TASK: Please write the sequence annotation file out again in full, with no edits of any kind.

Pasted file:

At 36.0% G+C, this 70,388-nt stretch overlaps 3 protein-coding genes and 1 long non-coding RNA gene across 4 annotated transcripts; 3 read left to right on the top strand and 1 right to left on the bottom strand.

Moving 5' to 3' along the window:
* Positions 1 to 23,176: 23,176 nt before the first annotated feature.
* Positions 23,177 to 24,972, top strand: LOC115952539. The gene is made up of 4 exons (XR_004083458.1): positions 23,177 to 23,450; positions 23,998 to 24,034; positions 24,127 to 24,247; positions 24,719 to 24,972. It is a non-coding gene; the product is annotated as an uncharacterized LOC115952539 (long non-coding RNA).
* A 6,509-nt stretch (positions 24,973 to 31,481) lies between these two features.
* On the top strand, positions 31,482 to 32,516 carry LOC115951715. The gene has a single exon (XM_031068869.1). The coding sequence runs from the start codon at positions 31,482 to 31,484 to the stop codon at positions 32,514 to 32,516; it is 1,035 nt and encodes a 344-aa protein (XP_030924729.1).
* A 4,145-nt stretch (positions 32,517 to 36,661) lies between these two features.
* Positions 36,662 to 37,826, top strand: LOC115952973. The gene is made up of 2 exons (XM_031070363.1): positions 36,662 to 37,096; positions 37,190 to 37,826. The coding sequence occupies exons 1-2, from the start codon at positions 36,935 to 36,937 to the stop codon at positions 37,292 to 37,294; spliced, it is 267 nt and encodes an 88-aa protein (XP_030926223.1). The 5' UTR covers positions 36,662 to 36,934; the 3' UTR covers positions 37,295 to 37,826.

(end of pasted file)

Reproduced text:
At 36.0% G+C, this 70,388-nt stretch overlaps 3 protein-coding genes and 1 long non-coding RNA gene across 4 annotated transcripts; 3 read left to right on the top strand and 1 right to left on the bottom strand.

Moving 5' to 3' along the window:
* Positions 1 to 23,176: 23,176 nt before the first annotated feature.
* Positions 23,177 to 24,972, top strand: LOC115952539. The gene is made up of 4 exons (XR_004083458.1): positions 23,177 to 23,450; positions 23,998 to 24,034; positions 24,127 to 24,247; positions 24,719 to 24,972. It is a non-coding gene; the product is annotated as an uncharacterized LOC115952539 (long non-coding RNA).
* A 6,509-nt stretch (positions 24,973 to 31,481) lies between these two features.
* On the top strand, positions 31,482 to 32,516 carry LOC115951715. The gene has a single exon (XM_031068869.1). The coding sequence runs from the start codon at positions 31,482 to 31,484 to the stop codon at positions 32,514 to 32,516; it is 1,035 nt and encodes a 344-aa protein (XP_030924729.1).
* A 4,145-nt stretch (positions 32,517 to 36,661) lies between these two features.
* Positions 36,662 to 37,826, top strand: LOC115952973. The gene is made up of 2 exons (XM_031070363.1): positions 36,662 to 37,096; positions 37,190 to 37,826. The coding sequence occupies exons 1-2, from the start codon at positions 36,935 to 36,937 to the stop codon at positions 37,292 to 37,294; spliced, it is 267 nt and encodes an 88-aa protein (XP_030926223.1). The 5' UTR covers positions 36,662 to 36,934; the 3' UTR covers positions 37,295 to 37,826.